Our little Jack was born on April 11, 2014, and came home from Hoboken Hospital with me the next evening to spend his first Saturday night meeting his big sister, Julia, who was almost two. He was perfectly ordinary and had no issues at all guzzling down his bottles and enjoying the attention.
However, within a few weeks, we noticed that he spit up A LOT, and often arched his back and tilted his head to the side. Our doctors assumed he had colic, and he was given prescription formula for colic for his whole first year. We thought the tilting of his head could be muscle tension and mild torticollis, and he received PT from a lovely woman twice a month to help him get strong.
Fast forward until he was a year old and starting regular whole milk, we all saw that the arching of his back was getting worse. It often included his eyes looking up to the side and strange breathing patterns before this happened. I would videotape these and show them to his pediatrician, who insisted nothing was unusual about this and maybe we should try Zantac for acid reflux or eliminating dairy from his diet.
Being the “pushy parent” as Lisa says, I just knew in my heart that something wasn’t quite right. I felt that the longer I waited to get to the bottom of this, the longer Jack was suffering. If only he was old enough to just tell me, “Mommy, this is not a milk allergy!” We switched pediatricians, took him to see a pediatric gastroenterologist, and had an appointment set up with an allergist when everything changed: Jack had his first drop seizure while on the swing in our backyard around 14 months old. He just slumped over and collapsed.
After an anxious morning in the local ER, we were told that Jack had heat stroke and to keep him hydrated. So when a very hydrated Jack had the same thing happen again 3 weeks later, we knew something was seriously wrong. The ER doctors this time FINALLY recognized my videos as signs of a possible neurological problem and we were sent from the local hospital to Children’s Hospital of Philadelphia (CHOP), forty minutes away in Philadelphia. Once we were at CHOP, Jack had several “episodes” in front of the doctors, and we at last had a confirmation that the milk allergy, the acid reflux, and the heat stroke were incorrect – Jack had epilepsy.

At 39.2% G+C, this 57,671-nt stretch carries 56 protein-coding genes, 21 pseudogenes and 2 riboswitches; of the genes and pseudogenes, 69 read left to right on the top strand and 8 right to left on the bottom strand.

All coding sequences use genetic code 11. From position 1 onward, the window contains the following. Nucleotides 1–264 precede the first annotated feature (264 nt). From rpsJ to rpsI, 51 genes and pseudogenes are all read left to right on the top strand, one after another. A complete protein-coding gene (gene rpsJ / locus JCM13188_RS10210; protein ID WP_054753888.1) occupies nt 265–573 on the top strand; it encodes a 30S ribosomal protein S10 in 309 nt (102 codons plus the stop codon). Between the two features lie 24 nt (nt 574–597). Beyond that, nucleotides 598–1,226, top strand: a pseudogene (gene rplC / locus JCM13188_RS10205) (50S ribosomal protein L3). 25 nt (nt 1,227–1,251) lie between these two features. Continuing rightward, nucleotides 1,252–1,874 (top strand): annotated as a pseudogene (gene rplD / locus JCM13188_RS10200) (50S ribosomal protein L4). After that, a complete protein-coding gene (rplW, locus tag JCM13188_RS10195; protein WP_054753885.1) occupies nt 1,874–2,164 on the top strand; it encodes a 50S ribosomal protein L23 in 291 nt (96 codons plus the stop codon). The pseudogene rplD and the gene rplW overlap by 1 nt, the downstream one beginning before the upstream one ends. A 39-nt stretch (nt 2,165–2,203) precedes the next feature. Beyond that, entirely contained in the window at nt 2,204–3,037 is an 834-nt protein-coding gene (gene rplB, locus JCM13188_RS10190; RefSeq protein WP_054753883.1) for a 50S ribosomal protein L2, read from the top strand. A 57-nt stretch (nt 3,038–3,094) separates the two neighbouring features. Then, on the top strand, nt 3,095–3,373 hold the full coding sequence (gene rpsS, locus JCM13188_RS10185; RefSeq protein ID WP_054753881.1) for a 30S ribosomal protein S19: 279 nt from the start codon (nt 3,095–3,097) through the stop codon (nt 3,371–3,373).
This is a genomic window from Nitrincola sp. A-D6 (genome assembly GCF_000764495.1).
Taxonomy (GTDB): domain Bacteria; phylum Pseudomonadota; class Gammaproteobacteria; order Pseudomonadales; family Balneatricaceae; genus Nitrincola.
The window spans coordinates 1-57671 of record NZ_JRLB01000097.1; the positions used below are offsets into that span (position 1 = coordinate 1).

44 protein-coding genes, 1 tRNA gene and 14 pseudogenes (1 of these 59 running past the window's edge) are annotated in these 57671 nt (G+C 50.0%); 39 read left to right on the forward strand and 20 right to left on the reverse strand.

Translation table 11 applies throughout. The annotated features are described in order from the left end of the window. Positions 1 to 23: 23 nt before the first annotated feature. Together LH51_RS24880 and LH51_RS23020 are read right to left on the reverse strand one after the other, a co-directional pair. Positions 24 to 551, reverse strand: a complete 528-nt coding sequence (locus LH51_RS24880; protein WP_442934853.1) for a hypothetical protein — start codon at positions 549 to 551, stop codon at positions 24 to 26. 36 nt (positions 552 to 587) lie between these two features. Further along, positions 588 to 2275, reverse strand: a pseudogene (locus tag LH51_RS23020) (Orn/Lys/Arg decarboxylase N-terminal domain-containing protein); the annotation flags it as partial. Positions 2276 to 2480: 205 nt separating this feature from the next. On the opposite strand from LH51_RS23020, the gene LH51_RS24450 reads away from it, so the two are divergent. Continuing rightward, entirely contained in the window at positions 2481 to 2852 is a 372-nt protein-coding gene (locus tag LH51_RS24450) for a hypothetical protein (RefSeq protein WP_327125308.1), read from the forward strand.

We spend four days at CHOP for monitoring, MRI and video EEGs, and last August we were told Jack had HH. Of course we were in shock and had never heard of HH before. We were relieved that the tumor was benign, but terrified at what the future held for our wonderful little boy. Over the next seven months, Jack tried four anti-seizure medications and stayed on two of them as they lessened the severity of the seizures. Sometimes his gelastic seizures looked like acid reflux symptoms, but as he got older his daily seizures looked more like smiles and laughs. I spent my time researching, researching, researching until I found the amazing staff at Barrow. Finally, we had a group of people who understood Jack’s condition and had ideas on how to help! Against the advisement of his doctors at home, who strongly felt Jack should wait for surgery another year or more so they could try a ketogenic diet and more invasive brain-mapping, we were off to Barrow.
Our family travelled from the freezing cold of New Hope, PA to Phoenix for two weeks this past March (2016) for a “vacation.” Our vacation included a house filled with both sets of grandparents, my sister, a pool, and many visits to Barrow. Jack had a laser ablation of his HH on a Friday, spent the night with me at the children’s hospital, and we came home the next morning.
That “vacation” was our miracle trip. Our son arrived at Barrow having 2-5 gelastic seizures daily and left being seizure-free. He was suddenly more alert, walking better and more steadily, and was sharper cognitively. Jack was no longer held back by his seizures and could climb through toy tunnels, chase his sister and play without worry. We know that Jack’s surgery has been successful, but there are no guarantees. He has a long road of MRIs and monitoring ahead of him. But the laser ablation has given us tremendous hope for his future, and my husband and I love watching him thrive seizure-free.
My advice to the families reading this and just learning of an HH diagnosis is to never give up being your own advocate. Do not lose hope because the road ahead may be daunting. If you aren’t confident in the care you are receiving, keep looking! My husband and I chose to go against the advice of one of the best epilepsy centers in the country and travel because our gut said they just weren’t familiar enough with HH to make the best decisions for Jack. As a parent, you are your child’s best advocate.